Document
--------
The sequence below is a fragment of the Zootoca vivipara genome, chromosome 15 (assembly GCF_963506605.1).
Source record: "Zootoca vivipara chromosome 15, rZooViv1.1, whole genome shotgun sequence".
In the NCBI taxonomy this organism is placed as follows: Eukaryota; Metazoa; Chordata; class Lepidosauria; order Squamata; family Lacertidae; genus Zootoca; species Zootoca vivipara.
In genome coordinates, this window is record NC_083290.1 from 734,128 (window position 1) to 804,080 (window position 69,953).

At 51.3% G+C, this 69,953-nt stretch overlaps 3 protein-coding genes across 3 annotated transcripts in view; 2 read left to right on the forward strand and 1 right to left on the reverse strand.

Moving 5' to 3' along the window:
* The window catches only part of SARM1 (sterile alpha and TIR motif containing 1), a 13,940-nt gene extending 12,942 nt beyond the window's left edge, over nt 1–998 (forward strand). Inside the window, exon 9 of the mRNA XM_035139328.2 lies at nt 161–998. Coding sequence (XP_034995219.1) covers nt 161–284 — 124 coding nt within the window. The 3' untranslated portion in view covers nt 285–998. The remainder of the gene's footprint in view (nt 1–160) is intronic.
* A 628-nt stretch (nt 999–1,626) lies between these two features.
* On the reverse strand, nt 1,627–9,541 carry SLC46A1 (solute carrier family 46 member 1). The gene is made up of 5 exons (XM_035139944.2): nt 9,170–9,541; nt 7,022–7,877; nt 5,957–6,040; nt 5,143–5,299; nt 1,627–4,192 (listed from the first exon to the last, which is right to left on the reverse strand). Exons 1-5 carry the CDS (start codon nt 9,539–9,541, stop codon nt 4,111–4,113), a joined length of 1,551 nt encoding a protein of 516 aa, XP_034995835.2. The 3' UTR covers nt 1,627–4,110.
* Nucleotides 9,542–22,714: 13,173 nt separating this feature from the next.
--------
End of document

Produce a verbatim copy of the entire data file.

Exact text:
The sequence below is a fragment of the Zootoca vivipara genome, chromosome 15 (assembly GCF_963506605.1).
Source record: "Zootoca vivipara chromosome 15, rZooViv1.1, whole genome shotgun sequence".
In the NCBI taxonomy this organism is placed as follows: Eukaryota; Metazoa; Chordata; class Lepidosauria; order Squamata; family Lacertidae; genus Zootoca; species Zootoca vivipara.
In genome coordinates, this window is record NC_083290.1 from 734,128 (window position 1) to 804,080 (window position 69,953).

At 51.3% G+C, this 69,953-nt stretch overlaps 3 protein-coding genes across 3 annotated transcripts in view; 2 read left to right on the forward strand and 1 right to left on the reverse strand.

Moving 5' to 3' along the window:
* The window catches only part of SARM1 (sterile alpha and TIR motif containing 1), a 13,940-nt gene extending 12,942 nt beyond the window's left edge, over nt 1–998 (forward strand). Inside the window, exon 9 of the mRNA XM_035139328.2 lies at nt 161–998. Coding sequence (XP_034995219.1) covers nt 161–284 — 124 coding nt within the window. The 3' untranslated portion in view covers nt 285–998. The remainder of the gene's footprint in view (nt 1–160) is intronic.
* A 628-nt stretch (nt 999–1,626) lies between these two features.
* On the reverse strand, nt 1,627–9,541 carry SLC46A1 (solute carrier family 46 member 1). The gene is made up of 5 exons (XM_035139944.2): nt 9,170–9,541; nt 7,022–7,877; nt 5,957–6,040; nt 5,143–5,299; nt 1,627–4,192 (listed from the first exon to the last, which is right to left on the reverse strand). Exons 1-5 carry the CDS (start codon nt 9,539–9,541, stop codon nt 4,111–4,113), a joined length of 1,551 nt encoding a protein of 516 aa, XP_034995835.2. The 3' UTR covers nt 1,627–4,110.
* Nucleotides 9,542–22,714: 13,173 nt separating this feature from the next.